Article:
- The Dow Jones Industrial Average reversed from being down by 1.5% to close positively on Monday.
- US factory orders dropped by 10.3%, but this data was for March; by the time April’s data is released, which is bound to be considerably worse, hopefully things on the ground will be better.
- Asian-Pacific and pre-market western equity indices are firmer this morning.
Three-month base metals prices on the London Metal Exchange were for the most part firmer this morning; aluminium was little changed and nickel was off by 0.2% at $11,920 per tonne, while the rest were up by an average of 0.8% - led by a 1.3% gain in copper, that was trading at $5,172 per tonne as at 6.13am London time.
Spot gold prices were little changed at $1,701.26 per oz this morning, compared with $1,700.22 per oz at a similar time on Monday morning.
The more industrial precious metals were mixed, with silver down by 0.8% at $14.81 per oz, platinum up by 0.8% at 766.30 per oz and palladium down by 2.5% at $1,863.50 per oz. With the industrial precious metals stuck sideways, they are also starting to look a bit heavy.
The yield on benchmark US 10-year treasuries has edged higher; it was recently quoted at 0.63% this morning, compared with 0.61% at a similar time on Monday morning.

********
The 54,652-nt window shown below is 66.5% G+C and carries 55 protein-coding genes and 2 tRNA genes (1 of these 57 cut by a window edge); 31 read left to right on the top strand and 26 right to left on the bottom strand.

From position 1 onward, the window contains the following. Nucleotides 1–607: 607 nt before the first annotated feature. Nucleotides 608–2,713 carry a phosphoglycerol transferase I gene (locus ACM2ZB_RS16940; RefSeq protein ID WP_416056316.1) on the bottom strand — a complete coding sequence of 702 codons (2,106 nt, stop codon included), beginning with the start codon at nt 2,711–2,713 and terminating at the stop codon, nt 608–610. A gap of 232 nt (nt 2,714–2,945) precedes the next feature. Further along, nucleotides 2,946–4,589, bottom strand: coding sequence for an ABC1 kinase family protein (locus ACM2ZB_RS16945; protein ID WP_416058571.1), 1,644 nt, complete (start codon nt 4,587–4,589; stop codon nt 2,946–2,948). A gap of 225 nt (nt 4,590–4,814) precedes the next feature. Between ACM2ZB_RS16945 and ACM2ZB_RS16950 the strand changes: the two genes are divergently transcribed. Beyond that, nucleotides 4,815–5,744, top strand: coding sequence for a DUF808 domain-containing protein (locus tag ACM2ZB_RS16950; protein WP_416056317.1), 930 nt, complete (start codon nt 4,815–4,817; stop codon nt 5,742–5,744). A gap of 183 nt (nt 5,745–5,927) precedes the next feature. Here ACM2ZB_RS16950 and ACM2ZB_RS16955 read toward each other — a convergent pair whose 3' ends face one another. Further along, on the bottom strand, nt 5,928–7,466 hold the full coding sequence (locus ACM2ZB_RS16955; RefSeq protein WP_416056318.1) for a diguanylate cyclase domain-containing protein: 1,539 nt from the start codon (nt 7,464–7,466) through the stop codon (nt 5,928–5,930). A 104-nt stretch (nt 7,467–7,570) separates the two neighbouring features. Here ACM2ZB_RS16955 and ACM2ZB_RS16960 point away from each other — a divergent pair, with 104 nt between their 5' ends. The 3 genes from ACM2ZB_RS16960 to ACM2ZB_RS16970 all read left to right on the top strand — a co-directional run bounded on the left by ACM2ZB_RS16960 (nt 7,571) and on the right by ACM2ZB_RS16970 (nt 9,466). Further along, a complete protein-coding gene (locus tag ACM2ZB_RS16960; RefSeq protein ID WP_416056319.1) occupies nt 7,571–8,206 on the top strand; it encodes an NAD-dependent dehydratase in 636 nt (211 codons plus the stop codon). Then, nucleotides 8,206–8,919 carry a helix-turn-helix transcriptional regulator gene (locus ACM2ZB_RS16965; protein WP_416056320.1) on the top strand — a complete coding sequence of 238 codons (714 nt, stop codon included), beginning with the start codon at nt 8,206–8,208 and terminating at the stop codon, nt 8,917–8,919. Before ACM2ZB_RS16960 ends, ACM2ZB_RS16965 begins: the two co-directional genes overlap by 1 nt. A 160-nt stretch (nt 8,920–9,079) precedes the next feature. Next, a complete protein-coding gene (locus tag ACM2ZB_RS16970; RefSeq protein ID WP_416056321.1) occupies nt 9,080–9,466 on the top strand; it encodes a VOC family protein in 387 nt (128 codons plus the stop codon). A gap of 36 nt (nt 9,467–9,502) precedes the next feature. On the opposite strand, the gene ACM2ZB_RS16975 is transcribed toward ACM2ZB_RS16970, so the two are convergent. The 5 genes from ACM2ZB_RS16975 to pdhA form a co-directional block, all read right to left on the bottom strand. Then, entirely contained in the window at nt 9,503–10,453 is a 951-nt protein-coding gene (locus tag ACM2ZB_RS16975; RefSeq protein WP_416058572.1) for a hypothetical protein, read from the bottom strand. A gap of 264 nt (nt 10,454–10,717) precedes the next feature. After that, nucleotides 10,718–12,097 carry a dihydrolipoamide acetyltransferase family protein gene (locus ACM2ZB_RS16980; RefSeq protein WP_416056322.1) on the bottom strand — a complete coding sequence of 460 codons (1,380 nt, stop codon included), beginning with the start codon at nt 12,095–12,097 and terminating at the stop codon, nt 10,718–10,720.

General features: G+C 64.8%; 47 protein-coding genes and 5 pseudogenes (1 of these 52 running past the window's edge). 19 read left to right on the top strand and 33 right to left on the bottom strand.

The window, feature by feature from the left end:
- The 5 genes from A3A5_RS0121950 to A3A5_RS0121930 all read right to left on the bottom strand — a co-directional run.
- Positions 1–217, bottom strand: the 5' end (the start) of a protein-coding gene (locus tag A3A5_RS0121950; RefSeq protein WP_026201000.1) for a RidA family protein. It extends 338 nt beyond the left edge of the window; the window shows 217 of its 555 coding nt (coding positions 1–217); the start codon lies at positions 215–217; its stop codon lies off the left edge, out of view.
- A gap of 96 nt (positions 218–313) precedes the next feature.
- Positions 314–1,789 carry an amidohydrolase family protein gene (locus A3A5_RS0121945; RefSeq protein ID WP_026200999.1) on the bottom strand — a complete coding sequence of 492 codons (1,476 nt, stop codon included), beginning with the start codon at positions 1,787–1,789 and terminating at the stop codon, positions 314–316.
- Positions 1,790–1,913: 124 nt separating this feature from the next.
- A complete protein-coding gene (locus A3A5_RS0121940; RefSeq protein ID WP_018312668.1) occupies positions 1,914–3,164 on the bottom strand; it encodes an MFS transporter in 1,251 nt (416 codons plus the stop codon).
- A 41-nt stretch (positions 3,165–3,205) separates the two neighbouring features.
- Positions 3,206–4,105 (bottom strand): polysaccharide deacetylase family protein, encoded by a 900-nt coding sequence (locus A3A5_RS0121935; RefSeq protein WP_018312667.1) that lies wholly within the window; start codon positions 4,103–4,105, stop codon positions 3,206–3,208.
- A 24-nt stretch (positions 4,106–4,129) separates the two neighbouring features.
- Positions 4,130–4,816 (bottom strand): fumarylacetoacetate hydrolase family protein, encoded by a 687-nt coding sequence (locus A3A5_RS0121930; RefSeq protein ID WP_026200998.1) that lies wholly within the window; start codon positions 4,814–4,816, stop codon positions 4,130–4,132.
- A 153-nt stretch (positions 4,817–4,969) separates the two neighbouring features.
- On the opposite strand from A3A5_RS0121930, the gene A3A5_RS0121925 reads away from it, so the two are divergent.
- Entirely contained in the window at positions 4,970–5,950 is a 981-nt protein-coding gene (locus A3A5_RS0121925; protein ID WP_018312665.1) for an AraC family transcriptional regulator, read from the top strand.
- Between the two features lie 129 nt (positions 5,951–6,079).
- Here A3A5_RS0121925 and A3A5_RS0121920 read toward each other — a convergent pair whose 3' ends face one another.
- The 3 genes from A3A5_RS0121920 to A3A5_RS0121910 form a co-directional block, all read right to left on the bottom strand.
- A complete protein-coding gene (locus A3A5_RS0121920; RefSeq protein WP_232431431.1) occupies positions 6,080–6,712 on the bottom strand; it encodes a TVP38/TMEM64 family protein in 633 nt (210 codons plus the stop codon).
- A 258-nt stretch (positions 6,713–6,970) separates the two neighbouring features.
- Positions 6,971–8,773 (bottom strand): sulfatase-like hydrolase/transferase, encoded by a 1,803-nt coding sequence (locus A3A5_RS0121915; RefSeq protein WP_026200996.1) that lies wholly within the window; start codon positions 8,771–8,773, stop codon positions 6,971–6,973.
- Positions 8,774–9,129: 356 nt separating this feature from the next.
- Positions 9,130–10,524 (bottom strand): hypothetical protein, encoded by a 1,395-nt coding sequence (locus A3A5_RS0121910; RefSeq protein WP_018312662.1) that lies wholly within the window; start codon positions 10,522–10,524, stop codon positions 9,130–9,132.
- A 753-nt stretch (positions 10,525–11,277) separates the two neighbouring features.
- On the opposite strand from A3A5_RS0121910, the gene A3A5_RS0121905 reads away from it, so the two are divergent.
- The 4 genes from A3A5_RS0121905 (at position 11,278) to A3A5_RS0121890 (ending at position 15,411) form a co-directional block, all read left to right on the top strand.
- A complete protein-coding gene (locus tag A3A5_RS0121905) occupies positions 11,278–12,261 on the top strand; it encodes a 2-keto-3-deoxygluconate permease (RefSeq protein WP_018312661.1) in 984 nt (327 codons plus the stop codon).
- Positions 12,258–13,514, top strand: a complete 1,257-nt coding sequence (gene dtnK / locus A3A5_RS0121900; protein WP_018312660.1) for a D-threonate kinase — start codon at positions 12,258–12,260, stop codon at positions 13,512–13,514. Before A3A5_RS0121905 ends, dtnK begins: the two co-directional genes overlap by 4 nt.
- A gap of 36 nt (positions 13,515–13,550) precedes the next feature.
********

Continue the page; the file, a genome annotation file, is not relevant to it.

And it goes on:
Asian-Pacific equities, those that are open, were firmer this morning with the Hang Seng up by 0.76% and the ASX 200 is up by 1.38%.
The dollar index is in mid-ground, it was recently quoted at 99.42, this after a low of 98.54 on May 1.
The other major currencies we follow were mixed this morning: the euro (1.0906) is slightly weaker, sterling (1.247) is slightly firmer, as are the Australian dollar (0.64594) and the yen (106.61).
Tuesday’s economic data includes purchasing managers index (PMI) services data out in the United Kingdom and United States, unemployment data from Spain and producer price index data from the European Union. Other US data includes the trade balance and an economic optimism reading from Investor's Business Daily (IBD), TechnoMetrica Institute of Policy and Politics (TIPP).
In addition, Bundesbank President Jens Weidmann is speaking and Germany’s Constitutional Court will rule on whether the European Central Bank’s purchases of public sector debt have breached the country’s law. If they rule against it, which is unlikely, then it could escalate problems in the EU.
Today’s key themes and views
For now bases seem to be in place across the LME base metals complex and prices seem to be meandering sideways while they wait for fresh news.
The combination of Chinese stockpiling and the prospect for a pick-up in demand, albeit a slow recovery, may well underpin prices and provide some support. There may also be some room for light restocking once order flows pick up. But overall there is still too much uncertainty for confidence to flourish, so range trading is likely to dominate for longer.
Gold prices pulled back last week, but prices are treading water this morning. Our view remains unchanged: with so much uncertainty around, we expect any dips in gold will be well supported and if investors are concerned about the sustainability of equity rebounds then more money may find its way into gold.